In a particular implementation, the invention provides, in one aspect, one or more operations (which may be implemented using suitable algorithms) that relate to the generalized repeated insertion model (GRIM), for sampling from arbitrary ranking distributions. The present invention may also include operations (which may be implemented using suitable algorithms or other calculations) for evaluating loglikelihood, learning Mallows mixtures, and nonparametric estimation.
It should be understood that the techniques described may also be used for the purpose of generating an approximation to the true probability distribution in a variety of domains. Two experiments conducted using these techniques are explained below, using reallife data sets that demonstrate that the techniques described herein may effectively and efficiently learn good population preference models. The first data set utilized in the experiments consists of the elicited preferences of five thousand people for ten varieties of sushi. The second data set consists of the movie preferences of six thousand users, each giving ratings of movies they liked/disliked. Application of the present invention utilizing these data sets may produce results that reveal interesting preference patterns, as discussed below.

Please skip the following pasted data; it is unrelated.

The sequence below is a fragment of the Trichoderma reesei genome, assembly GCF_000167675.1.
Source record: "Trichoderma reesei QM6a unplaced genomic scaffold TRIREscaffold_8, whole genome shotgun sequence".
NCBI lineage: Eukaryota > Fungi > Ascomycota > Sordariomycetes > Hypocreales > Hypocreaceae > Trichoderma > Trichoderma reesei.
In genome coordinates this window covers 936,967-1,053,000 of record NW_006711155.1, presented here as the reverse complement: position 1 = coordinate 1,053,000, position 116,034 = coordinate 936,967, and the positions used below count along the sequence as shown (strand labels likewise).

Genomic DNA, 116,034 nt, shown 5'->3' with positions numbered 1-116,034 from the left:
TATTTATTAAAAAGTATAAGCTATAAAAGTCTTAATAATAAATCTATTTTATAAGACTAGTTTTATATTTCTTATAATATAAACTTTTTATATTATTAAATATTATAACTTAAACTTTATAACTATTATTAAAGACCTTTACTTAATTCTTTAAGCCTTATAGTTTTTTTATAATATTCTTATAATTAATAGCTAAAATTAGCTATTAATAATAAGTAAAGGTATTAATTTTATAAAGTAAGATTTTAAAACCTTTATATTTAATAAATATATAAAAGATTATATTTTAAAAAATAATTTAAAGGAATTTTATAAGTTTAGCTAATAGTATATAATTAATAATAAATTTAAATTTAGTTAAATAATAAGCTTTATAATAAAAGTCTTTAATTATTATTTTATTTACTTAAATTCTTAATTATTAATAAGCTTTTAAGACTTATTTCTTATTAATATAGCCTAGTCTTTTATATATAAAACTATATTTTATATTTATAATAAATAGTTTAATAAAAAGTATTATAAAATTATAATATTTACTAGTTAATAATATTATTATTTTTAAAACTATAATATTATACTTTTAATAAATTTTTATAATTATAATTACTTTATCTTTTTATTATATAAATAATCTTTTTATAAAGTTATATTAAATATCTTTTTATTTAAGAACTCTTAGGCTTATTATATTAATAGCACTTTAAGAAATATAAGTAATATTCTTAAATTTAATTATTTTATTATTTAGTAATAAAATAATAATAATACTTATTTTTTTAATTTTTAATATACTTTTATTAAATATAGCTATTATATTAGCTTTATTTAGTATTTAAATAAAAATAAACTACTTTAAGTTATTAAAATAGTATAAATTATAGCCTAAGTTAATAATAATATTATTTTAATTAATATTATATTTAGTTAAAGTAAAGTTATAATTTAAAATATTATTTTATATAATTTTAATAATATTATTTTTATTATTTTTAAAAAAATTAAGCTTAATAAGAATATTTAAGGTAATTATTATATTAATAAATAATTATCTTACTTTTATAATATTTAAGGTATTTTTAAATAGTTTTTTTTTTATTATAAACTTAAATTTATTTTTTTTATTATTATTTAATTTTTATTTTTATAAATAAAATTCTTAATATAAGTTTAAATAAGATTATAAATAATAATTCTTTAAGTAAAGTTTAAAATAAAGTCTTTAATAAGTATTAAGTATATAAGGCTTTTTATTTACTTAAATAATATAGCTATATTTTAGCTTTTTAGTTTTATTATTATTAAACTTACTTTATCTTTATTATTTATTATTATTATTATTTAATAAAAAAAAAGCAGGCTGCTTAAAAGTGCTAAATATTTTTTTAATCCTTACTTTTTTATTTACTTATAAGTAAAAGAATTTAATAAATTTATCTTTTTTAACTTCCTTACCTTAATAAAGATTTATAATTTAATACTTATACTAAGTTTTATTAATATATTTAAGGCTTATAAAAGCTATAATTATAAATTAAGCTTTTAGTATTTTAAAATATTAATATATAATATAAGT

In one aspect of the invention, methods and systems are provided that enable the use of partial preferences to revise a particular individual's (full) preference ranking distribution, which can be used for example for inferring preference, e.g. in generating personalized recommendations.
The present invention may include the use of approximate samplers that are exact for many important special cases—and have provable bounds with pairwise evidence.